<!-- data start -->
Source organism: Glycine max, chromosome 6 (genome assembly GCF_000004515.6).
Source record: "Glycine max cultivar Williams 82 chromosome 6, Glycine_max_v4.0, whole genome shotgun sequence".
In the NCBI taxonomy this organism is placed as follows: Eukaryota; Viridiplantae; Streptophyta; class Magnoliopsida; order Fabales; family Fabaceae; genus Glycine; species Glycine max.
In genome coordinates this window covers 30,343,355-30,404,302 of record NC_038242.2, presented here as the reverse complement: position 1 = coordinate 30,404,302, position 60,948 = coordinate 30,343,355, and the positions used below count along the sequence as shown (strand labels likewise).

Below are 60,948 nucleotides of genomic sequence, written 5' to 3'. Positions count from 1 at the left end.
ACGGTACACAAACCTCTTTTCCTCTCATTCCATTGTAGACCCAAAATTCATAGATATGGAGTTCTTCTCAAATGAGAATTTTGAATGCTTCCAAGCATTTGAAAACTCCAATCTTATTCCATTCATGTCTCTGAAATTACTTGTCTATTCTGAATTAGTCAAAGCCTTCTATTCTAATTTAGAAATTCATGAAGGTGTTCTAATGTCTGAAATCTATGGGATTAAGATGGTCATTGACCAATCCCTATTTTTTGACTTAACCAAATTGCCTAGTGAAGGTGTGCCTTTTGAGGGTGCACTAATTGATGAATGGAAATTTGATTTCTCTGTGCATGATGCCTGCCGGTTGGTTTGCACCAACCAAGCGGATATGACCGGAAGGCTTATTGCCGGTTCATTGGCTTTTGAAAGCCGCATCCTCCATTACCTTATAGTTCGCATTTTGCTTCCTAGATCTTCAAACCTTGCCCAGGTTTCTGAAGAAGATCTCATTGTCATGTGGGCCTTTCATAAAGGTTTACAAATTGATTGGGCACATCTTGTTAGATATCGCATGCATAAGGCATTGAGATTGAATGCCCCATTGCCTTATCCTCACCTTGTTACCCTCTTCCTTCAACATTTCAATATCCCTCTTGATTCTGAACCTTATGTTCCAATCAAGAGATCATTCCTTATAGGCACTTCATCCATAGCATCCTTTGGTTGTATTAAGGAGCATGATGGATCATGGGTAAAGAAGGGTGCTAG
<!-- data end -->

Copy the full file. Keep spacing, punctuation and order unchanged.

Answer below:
Source organism: Glycine max, chromosome 6 (genome assembly GCF_000004515.6).
Source record: "Glycine max cultivar Williams 82 chromosome 6, Glycine_max_v4.0, whole genome shotgun sequence".
In the NCBI taxonomy this organism is placed as follows: Eukaryota; Viridiplantae; Streptophyta; class Magnoliopsida; order Fabales; family Fabaceae; genus Glycine; species Glycine max.
In genome coordinates this window covers 30,343,355-30,404,302 of record NC_038242.2, presented here as the reverse complement: position 1 = coordinate 30,404,302, position 60,948 = coordinate 30,343,355, and the positions used below count along the sequence as shown (strand labels likewise).

Below are 60,948 nucleotides of genomic sequence, written 5' to 3'. Positions count from 1 at the left end.
ACGGTACACAAACCTCTTTTCCTCTCATTCCATTGTAGACCCAAAATTCATAGATATGGAGTTCTTCTCAAATGAGAATTTTGAATGCTTCCAAGCATTTGAAAACTCCAATCTTATTCCATTCATGTCTCTGAAATTACTTGTCTATTCTGAATTAGTCAAAGCCTTCTATTCTAATTTAGAAATTCATGAAGGTGTTCTAATGTCTGAAATCTATGGGATTAAGATGGTCATTGACCAATCCCTATTTTTTGACTTAACCAAATTGCCTAGTGAAGGTGTGCCTTTTGAGGGTGCACTAATTGATGAATGGAAATTTGATTTCTCTGTGCATGATGCCTGCCGGTTGGTTTGCACCAACCAAGCGGATATGACCGGAAGGCTTATTGCCGGTTCATTGGCTTTTGAAAGCCGCATCCTCCATTACCTTATAGTTCGCATTTTGCTTCCTAGATCTTCAAACCTTGCCCAGGTTTCTGAAGAAGATCTCATTGTCATGTGGGCCTTTCATAAAGGTTTACAAATTGATTGGGCACATCTTGTTAGATATCGCATGCATAAGGCATTGAGATTGAATGCCCCATTGCCTTATCCTCACCTTGTTACCCTCTTCCTTCAACATTTCAATATCCCTCTTGATTCTGAACCTTATGTTCCAATCAAGAGATCATTCCTTATAGGCACTTCATCCATAGCATCCTTTGGTTGTATTAAGGAGCATGATGGATCATGGGTAAAGAAGGGTGCTAG